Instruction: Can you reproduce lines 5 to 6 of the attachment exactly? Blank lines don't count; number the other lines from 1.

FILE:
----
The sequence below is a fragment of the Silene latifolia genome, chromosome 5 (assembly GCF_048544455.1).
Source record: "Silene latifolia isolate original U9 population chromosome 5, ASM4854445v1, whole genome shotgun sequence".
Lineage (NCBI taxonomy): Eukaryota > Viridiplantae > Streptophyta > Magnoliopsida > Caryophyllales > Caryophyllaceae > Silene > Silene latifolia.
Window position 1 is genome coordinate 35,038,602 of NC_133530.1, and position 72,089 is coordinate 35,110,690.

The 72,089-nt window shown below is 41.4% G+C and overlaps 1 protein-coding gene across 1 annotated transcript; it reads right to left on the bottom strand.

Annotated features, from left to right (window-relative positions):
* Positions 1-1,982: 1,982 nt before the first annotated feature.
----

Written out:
The 72,089-nt window shown below is 41.4% G+C and overlaps 1 protein-coding gene across 1 annotated transcript; it reads right to left on the bottom strand.

Annotated features, from left to right (window-relative positions):